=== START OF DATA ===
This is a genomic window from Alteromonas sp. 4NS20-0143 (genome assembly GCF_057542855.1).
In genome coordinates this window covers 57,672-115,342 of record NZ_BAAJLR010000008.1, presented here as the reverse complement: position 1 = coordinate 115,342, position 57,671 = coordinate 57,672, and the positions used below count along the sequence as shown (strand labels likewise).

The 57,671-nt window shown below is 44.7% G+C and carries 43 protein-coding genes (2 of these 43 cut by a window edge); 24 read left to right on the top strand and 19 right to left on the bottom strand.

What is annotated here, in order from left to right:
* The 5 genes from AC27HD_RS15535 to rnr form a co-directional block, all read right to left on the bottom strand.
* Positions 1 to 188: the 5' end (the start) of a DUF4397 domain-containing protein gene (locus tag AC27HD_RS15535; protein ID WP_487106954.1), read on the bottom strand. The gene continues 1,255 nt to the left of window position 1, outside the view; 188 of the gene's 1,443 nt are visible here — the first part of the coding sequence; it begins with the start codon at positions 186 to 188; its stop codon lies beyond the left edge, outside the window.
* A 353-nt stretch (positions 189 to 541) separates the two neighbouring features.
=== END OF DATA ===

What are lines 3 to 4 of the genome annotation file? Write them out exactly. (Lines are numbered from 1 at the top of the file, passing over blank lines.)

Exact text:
The 57,671-nt window shown below is 44.7% G+C and carries 43 protein-coding genes (2 of these 43 cut by a window edge); 24 read left to right on the top strand and 19 right to left on the bottom strand.

What is annotated here, in order from left to right: